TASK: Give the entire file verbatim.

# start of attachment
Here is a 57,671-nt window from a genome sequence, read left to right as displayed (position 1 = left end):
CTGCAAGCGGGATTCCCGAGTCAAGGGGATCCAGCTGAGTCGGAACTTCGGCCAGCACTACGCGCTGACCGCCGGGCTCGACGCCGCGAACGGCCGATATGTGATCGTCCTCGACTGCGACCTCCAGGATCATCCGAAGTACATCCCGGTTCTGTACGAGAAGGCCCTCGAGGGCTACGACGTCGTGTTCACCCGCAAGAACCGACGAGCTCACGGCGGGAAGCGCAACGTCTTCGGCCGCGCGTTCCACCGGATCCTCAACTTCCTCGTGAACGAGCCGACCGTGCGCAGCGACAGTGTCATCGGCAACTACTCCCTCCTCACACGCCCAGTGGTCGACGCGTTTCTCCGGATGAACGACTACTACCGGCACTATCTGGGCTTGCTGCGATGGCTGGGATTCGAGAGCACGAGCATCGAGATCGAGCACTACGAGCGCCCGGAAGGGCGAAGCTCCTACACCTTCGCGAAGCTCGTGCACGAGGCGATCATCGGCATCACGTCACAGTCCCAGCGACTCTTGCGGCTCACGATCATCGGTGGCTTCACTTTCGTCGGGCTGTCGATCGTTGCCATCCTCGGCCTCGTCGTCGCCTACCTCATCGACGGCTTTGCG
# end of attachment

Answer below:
Here is a 57,671-nt window from a genome sequence, read left to right as displayed (position 1 = left end):
CTGCAAGCGGGATTCCCGAGTCAAGGGGATCCAGCTGAGTCGGAACTTCGGCCAGCACTACGCGCTGACCGCCGGGCTCGACGCCGCGAACGGCCGATATGTGATCGTCCTCGACTGCGACCTCCAGGATCATCCGAAGTACATCCCGGTTCTGTACGAGAAGGCCCTCGAGGGCTACGACGTCGTGTTCACCCGCAAGAACCGACGAGCTCACGGCGGGAAGCGCAACGTCTTCGGCCGCGCGTTCCACCGGATCCTCAACTTCCTCGTGAACGAGCCGACCGTGCGCAGCGACAGTGTCATCGGCAACTACTCCCTCCTCACACGCCCAGTGGTCGACGCGTTTCTCCGGATGAACGACTACTACCGGCACTATCTGGGCTTGCTGCGATGGCTGGGATTCGAGAGCACGAGCATCGAGATCGAGCACTACGAGCGCCCGGAAGGGCGAAGCTCCTACACCTTCGCGAAGCTCGTGCACGAGGCGATCATCGGCATCACGTCACAGTCCCAGCGACTCTTGCGGCTCACGATCATCGGTGGCTTCACTTTCGTCGGGCTGTCGATCGTTGCCATCCTCGGCCTCGTCGTCGCCTACCTCATCGACGGCTTTGCG